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Win or lose, bowl game's impact is enormous for San Jose State

By Jon Wilner
Mercury News

AP Photo/The Albuquerque Journal, Adolphe Pierre-Louis
San Jose State football coach Dick Tomey, left and New Mexico football coach Rocky Long, has had a chance to bring recruits to the Spartans' pre-bowl practices. A handful attended a Saturday-afternoon session.
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San Jose State is quickly learning a central lesson of college football's 21st-century bowl system. For up-and-coming programs, winning your bowl game isn't crucial. What matters is getting into a bowl game, because of the benefits that come with prolonging the season.

In SJSU's case, getting into the New Mexico Bowl means weeks of additional media coverage and feel-good booster functions. It has given the Spartans recruiting advantages over their bowl-less peers, and it has created new marketing and fundraising opportunities.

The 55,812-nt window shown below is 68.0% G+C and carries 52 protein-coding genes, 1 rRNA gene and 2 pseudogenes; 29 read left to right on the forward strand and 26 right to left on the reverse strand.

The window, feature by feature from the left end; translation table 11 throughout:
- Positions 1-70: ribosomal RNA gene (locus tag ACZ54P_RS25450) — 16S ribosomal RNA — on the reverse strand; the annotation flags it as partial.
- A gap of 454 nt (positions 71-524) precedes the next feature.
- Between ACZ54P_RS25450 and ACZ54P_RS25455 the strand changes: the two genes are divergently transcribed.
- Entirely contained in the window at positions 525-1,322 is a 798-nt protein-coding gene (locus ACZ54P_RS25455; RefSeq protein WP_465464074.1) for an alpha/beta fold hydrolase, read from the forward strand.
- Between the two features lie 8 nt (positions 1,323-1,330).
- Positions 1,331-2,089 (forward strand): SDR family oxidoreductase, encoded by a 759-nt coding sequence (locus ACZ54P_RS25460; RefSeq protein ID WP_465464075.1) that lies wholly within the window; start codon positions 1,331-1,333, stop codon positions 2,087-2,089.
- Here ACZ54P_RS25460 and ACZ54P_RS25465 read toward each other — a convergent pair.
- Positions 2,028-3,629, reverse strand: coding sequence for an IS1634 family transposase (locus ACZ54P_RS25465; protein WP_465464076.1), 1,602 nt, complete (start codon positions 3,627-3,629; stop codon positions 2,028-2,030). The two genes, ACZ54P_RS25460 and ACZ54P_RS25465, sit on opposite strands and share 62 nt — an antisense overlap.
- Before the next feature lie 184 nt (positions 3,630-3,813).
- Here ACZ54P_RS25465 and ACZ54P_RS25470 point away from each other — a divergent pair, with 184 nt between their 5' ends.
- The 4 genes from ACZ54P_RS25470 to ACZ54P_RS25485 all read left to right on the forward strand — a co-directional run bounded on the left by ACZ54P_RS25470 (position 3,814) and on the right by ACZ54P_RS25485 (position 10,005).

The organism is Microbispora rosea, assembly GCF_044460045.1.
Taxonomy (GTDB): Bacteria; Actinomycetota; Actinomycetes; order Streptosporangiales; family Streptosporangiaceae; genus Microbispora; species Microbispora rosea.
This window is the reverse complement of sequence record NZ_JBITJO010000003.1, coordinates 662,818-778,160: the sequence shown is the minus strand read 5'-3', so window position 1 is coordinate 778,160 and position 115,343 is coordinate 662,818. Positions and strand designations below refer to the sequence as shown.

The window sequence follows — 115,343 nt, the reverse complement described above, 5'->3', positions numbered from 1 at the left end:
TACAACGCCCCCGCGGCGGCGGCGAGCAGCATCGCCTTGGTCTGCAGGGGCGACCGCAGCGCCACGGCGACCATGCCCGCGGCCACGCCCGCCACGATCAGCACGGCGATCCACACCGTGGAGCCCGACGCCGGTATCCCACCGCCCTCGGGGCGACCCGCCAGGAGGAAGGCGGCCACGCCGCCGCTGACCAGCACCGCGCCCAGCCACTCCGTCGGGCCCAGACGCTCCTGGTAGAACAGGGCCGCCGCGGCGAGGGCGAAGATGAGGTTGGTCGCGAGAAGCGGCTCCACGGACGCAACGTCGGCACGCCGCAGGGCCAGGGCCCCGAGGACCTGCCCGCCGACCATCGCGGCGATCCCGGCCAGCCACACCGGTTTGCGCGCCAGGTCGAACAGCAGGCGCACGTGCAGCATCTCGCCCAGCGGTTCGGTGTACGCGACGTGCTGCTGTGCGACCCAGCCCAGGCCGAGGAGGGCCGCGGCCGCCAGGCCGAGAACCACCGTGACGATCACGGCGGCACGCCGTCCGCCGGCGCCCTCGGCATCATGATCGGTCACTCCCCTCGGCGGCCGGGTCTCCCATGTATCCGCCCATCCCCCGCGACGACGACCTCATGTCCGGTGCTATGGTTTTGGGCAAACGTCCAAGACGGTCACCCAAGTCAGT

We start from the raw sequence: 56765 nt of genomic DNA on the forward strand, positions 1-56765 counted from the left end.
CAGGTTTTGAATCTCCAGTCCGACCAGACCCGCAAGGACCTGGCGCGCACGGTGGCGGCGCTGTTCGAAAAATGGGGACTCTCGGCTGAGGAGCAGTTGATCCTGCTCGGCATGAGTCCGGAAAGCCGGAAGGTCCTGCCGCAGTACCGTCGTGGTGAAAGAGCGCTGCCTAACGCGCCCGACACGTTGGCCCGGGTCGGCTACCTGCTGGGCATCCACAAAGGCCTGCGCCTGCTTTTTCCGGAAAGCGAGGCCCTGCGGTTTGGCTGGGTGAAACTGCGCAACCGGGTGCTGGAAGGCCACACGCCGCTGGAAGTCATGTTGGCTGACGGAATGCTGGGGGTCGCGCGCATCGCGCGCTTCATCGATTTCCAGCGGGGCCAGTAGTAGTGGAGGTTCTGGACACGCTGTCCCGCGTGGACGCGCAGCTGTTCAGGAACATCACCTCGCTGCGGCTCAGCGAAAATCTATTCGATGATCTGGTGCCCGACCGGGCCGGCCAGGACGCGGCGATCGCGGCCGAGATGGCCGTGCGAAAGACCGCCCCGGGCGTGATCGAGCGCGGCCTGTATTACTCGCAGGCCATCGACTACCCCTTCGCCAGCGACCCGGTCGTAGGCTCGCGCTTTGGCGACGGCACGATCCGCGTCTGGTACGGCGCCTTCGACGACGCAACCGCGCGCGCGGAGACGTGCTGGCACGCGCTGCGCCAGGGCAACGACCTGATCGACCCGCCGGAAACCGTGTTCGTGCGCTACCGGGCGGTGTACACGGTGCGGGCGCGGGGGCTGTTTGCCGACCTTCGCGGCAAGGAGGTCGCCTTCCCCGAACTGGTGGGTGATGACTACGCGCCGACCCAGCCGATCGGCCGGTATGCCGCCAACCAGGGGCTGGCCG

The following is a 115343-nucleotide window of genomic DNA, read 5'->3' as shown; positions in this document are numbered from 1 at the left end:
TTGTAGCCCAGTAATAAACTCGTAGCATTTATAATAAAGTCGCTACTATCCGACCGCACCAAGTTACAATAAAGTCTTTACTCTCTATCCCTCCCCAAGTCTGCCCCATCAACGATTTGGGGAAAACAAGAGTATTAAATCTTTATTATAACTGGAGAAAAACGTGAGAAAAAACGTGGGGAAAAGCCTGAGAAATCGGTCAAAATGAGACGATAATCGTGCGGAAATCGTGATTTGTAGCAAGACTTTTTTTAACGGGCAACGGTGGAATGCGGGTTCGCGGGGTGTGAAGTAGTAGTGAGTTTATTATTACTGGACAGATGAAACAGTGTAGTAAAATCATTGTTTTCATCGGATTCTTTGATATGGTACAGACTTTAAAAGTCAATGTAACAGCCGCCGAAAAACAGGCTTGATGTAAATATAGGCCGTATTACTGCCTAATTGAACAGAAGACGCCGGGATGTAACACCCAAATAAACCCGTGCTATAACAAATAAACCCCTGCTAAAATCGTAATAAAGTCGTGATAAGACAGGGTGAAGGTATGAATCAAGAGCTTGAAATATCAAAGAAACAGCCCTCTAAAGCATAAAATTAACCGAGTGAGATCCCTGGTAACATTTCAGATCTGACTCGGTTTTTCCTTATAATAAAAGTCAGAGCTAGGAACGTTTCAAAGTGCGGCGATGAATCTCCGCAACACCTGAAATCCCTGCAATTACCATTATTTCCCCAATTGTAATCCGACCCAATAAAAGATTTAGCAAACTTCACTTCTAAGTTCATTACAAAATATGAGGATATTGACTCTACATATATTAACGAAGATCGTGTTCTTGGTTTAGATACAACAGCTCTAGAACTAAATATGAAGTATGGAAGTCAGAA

Those developments will have a far greater impact on SJSU's future than what transpires over three hours Saturday afternoon in Albuquerque.

``It builds a platform of respect, of pride in being a Spartan,'' Athletic Director Tom Bowen said. ``It has infused the athletic department with excitement. We're changing the culture.''

How has getting into the New Mexico Bowl affected SJSU, which is making its first bowl appearance in 16 years? Let's get to the specifics:
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